Obama Pledges More Aid to Jordan
U.S. President Barack Obama on Friday vowed to step up pressure on the regime of Syrian President Bashar Al-Assad and also pledged to provide Jordan with more aid, AFP reports.
Obama's remarks came as he hosted Jordan's King Abdullah II in California, to address issues including the flood of Syrian refugees into Jordan.
He said both he and the Jordanian king "recognize that we can't just treat the symptoms" of the Syrian crisis.
"We're also going to have to solve the underlying problem -- a regime led by Bashar Al-Assad that has shown very little regard for the well-being of his people.
"We are going to need a political transition in that region," said Obama.
"We don't expect to solve this any time in the short term so there are going to be some immediate steps that we have to take to help the humanitarian situation there," he added.
"There will be some intermediate steps that we can take to apply more pressure to the Assad regime, and we’re going to be continuing to work with all the parties concerned to try to move forward on a diplomatic solution," Obama said, without specifying what those steps may be.
At the meeting with the Jordanian King, Obama pledged $1 billion in loan guarantees to Jordan, as well as a renewal of a five-year memorandum of understanding.
The current five-year package, worth $660 million a year, expires in September.
The funds are aimed in part at helping Jordan ally cope with the flood of Syrian refugees and its loss of natural gas from Egypt, White House officials said.
Since the 2011 ouster of former Egyptian president Hosni Mubarak, terrorists attacked the gas pipeline in Egypt more than a dozen times, causing the country to halt its gas supply to Jordan and Israel. This past summer it was reported that the Jordanian government began holding talks to become the first to purchase natural gas from Israel.
King Abdullah said during the meeting with Obama that the Syrian crisis and the rise of extremism are his country's primary concerns.
Jordan has borne the brunt of much of the humanitarian overflow, with nearly 600,000 Syrian refugees on its soil, straining its infrastructure and finances, noted AFP.
In July, angry Syrian refugees confronted Secretary of State John Kerry as he visited the Zaatari camp in Jordan.
The refugees demanded that Washington do more to end the war in Syria, and urged a no-fly zone to protect areas along the border and those held by rebel forces.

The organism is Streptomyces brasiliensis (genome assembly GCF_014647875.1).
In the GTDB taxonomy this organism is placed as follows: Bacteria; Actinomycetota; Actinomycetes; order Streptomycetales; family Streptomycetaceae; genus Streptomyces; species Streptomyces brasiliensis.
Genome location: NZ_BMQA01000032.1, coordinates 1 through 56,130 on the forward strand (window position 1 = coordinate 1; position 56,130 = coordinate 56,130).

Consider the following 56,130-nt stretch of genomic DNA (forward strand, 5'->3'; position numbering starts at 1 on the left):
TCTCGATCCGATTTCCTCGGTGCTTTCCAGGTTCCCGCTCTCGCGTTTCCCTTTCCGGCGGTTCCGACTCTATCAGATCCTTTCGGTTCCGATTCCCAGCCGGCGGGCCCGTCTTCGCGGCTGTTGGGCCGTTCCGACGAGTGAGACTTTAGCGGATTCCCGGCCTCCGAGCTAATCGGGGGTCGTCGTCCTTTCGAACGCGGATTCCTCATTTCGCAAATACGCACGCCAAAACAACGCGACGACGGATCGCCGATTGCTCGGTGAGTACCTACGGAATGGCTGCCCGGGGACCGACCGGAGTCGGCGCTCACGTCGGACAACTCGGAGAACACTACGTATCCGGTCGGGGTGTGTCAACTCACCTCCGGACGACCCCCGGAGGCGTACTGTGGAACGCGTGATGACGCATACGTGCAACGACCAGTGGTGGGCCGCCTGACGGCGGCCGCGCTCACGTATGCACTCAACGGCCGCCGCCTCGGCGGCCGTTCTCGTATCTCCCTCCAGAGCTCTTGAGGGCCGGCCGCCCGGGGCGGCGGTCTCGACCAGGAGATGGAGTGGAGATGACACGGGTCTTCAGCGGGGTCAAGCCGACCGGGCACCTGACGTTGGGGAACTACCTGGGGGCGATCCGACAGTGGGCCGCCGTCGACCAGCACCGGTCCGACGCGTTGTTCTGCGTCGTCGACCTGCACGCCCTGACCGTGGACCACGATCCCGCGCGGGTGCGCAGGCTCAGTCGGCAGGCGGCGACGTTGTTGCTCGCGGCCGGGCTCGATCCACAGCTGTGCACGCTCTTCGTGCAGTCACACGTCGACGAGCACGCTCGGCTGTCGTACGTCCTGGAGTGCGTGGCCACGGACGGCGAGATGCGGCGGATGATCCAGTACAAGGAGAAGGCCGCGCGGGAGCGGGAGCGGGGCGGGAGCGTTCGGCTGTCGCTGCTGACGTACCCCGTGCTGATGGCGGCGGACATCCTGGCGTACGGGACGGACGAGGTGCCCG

The United States is the largest aid donor to Syrian refugees, so far donating $1.7 billion to the cause, according to the U.S. Agency for International Development.
A senior administration official said that the $1 billion guarantee will make it easier for Jordan to access capital markets and borrow money.
"It's a signal to the markets of the strong confidence of the United States in Jordan, of our partnership, and of our intention to be there as a partner for Jordan in the long term," said the official, speaking on condition of anonymity.
The meeting with the king of Jordan is the first of a trio of meetings between Obama and key Middle East leaders in the coming weeks, noted AFP.
On March 3, Obama will sit down at the White House for his latest meeting with Israeli Prime Minister Binyamin Netanyahu.
Then at the end of March, he will travel to Saudi Arabia to meet King Abdullah, who like Netanyahu, has expressed his dissatisfaction with Obama's Iran strategy.
Obama and the Jordanian king also discussed Israel-Palestinian Authority (PA) peace talks at their meeting on Friday, amid reports of tensions in the Hashemite Kingdom, which is reportedly nervous over the implications of a peace treaty for King Abdullah II's tenuous hold over the country.
Jordan's government is hoping to be spared by a popular uprising by having the repressed "Palestinians" removed and sent to Israel as part of the deal.
In January, Jordan expressed its desire to be more closely involved in the talks, and was briefed by PA Chairman Mahmoud Abbas about the talks. Last Saturday, Jordan declared that it refuses Israel's demand to be recognized as a Jewish state.
Hours before the Obama-Abdullah meeting, hundreds of Islamists rallied in Jordan against a peace deal between Israel and the PA.
The 1,200 protesters affiliated with Jordan's Muslim Brotherhood, who demonstrated against Kerry’s peace framework, also burned the Israeli flag and demanded that King Abdullah “revoke the peace treaty with the Zionists.”